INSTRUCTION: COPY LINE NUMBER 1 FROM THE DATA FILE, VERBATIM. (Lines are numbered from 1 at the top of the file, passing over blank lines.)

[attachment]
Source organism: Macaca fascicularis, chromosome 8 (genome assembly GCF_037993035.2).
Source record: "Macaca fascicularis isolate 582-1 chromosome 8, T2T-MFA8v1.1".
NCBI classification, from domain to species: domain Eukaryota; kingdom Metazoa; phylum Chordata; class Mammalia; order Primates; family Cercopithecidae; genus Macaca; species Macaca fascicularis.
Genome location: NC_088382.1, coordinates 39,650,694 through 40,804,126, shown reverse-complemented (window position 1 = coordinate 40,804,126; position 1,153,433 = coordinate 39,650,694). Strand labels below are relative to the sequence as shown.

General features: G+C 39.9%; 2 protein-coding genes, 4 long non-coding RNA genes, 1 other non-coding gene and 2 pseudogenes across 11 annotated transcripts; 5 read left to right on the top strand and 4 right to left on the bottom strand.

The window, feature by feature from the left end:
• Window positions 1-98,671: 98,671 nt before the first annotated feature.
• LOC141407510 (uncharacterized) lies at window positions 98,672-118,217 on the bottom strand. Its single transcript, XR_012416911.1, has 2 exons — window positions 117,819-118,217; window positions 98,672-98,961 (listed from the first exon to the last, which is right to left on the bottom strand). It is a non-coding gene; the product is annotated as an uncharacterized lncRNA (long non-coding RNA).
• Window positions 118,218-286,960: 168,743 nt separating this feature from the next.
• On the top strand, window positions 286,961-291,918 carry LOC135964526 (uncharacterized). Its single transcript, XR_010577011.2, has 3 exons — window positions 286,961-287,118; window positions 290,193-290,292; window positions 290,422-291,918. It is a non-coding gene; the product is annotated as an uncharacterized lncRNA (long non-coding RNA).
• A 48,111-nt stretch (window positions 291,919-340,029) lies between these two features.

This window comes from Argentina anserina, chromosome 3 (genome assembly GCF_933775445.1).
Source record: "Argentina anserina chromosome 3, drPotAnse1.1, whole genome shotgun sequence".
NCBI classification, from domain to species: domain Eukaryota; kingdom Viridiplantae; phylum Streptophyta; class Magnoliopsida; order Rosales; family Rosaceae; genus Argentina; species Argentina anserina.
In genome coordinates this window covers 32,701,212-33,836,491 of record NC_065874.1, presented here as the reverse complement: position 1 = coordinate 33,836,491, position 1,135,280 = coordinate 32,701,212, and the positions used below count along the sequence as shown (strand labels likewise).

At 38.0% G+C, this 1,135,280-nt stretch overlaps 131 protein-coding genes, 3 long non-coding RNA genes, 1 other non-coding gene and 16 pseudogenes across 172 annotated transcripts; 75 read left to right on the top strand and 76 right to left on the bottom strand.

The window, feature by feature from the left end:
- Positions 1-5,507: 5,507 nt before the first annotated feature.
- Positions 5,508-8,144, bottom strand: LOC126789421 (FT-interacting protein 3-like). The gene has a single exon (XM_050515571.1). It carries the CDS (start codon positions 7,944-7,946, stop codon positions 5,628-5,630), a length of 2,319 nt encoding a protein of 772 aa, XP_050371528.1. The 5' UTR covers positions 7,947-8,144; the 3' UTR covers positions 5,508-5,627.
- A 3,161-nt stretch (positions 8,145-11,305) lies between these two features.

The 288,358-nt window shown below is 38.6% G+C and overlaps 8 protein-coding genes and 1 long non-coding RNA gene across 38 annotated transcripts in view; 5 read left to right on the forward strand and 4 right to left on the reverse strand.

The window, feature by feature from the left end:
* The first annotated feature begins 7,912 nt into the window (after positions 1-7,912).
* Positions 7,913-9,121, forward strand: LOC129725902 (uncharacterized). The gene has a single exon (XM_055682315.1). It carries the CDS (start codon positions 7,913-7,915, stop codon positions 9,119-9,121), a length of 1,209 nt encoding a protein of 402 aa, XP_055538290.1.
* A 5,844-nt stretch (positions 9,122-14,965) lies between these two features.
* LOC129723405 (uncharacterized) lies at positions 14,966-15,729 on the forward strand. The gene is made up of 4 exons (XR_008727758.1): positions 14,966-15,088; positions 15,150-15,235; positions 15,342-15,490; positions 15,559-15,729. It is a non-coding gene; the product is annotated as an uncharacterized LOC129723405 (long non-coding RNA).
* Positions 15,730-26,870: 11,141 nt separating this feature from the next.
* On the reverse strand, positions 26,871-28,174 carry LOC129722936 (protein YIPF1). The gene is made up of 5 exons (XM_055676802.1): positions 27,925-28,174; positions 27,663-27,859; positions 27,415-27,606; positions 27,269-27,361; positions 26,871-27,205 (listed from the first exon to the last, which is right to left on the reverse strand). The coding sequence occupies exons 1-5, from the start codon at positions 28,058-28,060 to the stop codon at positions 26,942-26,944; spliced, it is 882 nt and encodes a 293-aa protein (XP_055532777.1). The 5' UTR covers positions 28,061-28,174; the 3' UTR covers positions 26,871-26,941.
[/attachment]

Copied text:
Source organism: Macaca fascicularis, chromosome 8 (genome assembly GCF_037993035.2).